How to start a gym business
Get your heart rate going with our guide to setting up a commercial gym
What is it?
The issue of health and fitness is never long out of the media these days. With obesity levels rising and the NHS straining under the weight of treating related illnesses there’s a high demand for gyms and fitness centres. Exercise comes in many forms and most commercial gyms will offer group classes, as well as an area for individual fitness training. Gone are the days when gyms brought to mind the image of Schwarzenegger/Stallone look-alikes pumping iron. Gyms are now the refuge of yummy-mummies and City professionals.
The rise of the health and fitness chains over the past decade is proof enough that people are willing to dedicate a lot of their time and money on getting in shape. But the smaller more independent gym could offer something a bit more personal – and if you’re keen to open a commercial gym that could be just the market to tap into.
Who is it suited to?
Well to start with, a strong interest in fitness is really a given. Unless you’re planning to hire staff to do everything from the outset, it’s safe to assume you’ll be spending a lot of your time on the premises so the sight of health crazed people pounding away on the treadmill has got to fill you with excitement. You’ll also have to be willing to put in long hours. Most people who can afford to use a gym are employed, which means they’ll want it to be open at the crack of dawn until late at night so they can fit their exercise regime around work hours.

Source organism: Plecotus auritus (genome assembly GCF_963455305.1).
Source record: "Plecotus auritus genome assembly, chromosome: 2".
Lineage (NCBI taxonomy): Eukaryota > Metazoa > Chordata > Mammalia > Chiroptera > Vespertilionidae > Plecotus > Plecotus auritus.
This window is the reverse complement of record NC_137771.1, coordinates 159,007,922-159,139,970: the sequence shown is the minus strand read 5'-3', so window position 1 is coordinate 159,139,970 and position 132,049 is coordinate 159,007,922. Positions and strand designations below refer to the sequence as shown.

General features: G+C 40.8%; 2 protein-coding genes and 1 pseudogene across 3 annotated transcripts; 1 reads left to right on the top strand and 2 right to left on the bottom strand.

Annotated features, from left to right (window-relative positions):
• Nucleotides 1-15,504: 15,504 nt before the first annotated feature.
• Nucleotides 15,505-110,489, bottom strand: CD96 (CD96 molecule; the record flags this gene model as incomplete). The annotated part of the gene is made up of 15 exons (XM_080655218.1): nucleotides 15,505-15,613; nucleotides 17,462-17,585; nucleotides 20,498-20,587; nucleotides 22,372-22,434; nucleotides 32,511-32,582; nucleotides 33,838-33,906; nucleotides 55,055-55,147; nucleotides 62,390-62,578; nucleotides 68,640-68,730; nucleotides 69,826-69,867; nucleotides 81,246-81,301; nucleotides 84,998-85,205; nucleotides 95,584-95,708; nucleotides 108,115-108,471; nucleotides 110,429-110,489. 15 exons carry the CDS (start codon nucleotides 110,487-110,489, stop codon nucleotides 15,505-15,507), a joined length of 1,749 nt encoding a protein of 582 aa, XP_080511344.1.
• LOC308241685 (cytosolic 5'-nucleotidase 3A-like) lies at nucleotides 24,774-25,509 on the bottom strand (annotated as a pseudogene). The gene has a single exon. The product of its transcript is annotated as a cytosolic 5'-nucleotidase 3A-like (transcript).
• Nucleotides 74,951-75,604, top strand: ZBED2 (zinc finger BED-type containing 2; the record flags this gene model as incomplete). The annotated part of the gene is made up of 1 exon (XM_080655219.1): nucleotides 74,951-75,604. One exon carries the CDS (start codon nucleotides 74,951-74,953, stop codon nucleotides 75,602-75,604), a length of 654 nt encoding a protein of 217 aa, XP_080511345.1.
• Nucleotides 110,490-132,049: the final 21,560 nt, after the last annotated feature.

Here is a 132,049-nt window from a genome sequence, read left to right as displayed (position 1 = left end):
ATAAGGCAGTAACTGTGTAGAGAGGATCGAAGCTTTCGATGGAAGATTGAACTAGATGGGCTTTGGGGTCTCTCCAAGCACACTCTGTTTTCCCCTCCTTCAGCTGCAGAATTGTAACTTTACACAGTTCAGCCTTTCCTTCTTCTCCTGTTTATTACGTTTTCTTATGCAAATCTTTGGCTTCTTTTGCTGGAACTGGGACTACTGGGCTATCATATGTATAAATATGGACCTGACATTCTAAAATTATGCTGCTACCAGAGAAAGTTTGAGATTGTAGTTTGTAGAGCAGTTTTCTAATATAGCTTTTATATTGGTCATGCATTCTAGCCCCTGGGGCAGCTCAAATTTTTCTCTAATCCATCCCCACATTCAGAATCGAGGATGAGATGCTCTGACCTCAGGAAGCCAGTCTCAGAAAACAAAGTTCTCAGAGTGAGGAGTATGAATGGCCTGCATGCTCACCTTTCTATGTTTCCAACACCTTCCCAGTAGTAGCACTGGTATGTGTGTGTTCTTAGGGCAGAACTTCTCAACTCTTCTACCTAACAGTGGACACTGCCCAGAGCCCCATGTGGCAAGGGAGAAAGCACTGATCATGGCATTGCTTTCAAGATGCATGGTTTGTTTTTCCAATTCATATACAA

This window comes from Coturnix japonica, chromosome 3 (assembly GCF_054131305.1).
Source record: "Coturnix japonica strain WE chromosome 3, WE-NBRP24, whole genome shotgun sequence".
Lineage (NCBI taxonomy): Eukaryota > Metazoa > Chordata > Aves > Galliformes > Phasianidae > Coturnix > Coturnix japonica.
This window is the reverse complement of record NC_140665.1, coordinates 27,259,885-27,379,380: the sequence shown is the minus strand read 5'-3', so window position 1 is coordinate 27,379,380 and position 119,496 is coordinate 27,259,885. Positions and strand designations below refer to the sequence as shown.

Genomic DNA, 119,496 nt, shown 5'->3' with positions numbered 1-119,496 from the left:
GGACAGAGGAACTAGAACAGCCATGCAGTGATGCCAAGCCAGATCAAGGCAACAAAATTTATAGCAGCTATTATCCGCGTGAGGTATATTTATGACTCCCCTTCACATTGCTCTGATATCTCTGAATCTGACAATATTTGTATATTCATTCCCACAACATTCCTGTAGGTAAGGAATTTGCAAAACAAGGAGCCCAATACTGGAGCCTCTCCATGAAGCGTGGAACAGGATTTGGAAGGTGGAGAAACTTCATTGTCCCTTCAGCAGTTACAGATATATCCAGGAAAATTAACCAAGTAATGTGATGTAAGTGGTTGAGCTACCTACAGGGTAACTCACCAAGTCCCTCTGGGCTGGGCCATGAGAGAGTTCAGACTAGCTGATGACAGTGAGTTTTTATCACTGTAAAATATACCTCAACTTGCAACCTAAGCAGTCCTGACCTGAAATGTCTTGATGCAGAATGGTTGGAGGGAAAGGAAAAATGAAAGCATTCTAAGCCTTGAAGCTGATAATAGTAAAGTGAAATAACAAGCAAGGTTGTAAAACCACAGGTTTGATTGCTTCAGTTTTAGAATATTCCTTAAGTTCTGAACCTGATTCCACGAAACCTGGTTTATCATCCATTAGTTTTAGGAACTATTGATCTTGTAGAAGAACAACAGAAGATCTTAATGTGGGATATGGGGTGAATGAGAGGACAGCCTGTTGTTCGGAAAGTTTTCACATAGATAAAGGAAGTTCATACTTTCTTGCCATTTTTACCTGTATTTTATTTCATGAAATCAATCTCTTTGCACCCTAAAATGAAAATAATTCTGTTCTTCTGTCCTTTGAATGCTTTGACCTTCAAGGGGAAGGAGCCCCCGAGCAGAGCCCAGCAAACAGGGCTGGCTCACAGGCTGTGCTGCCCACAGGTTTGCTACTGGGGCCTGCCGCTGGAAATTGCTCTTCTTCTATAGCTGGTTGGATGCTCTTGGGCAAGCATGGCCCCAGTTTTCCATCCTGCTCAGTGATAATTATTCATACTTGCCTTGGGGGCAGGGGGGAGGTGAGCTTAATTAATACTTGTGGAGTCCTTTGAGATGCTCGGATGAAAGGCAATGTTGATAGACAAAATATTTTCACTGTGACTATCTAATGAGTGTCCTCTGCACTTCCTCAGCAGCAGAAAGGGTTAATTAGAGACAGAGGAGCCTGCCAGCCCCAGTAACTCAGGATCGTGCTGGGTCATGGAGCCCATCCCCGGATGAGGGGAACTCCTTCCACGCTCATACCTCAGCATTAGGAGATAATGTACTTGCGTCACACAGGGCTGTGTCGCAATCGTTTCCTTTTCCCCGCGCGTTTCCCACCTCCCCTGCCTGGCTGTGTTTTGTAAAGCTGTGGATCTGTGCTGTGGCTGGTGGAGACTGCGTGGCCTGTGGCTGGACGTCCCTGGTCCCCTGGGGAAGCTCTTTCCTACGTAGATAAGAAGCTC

Stephen Sharkey set up his own gym with a friend in South Wales in 1990. “For the first few years we didn’t employ anyone,” he says. “We used to get up early and do all the cleaning, and then go on to do all the instructions with the members. We didn’t even hire a cleaner until three years into the business.”
Sharkey is also keen to point out the importance of being passionate about wanting to help people. “You’ve got to understand how this industry is really capable of changing people’s lives.” If you can create the right kind of atmosphere, then your gym will not only be a place to improve your fitness, but an escape from the pressures of daily life.
So a strong work ethic, and good people skills are essential if you want to succeed in this business. Remember also that this is not an easy way to make money, so you’ll need a tight grip on your finances. Excellent marketing and sales skills will also come in handy when trying to recruit and retain members.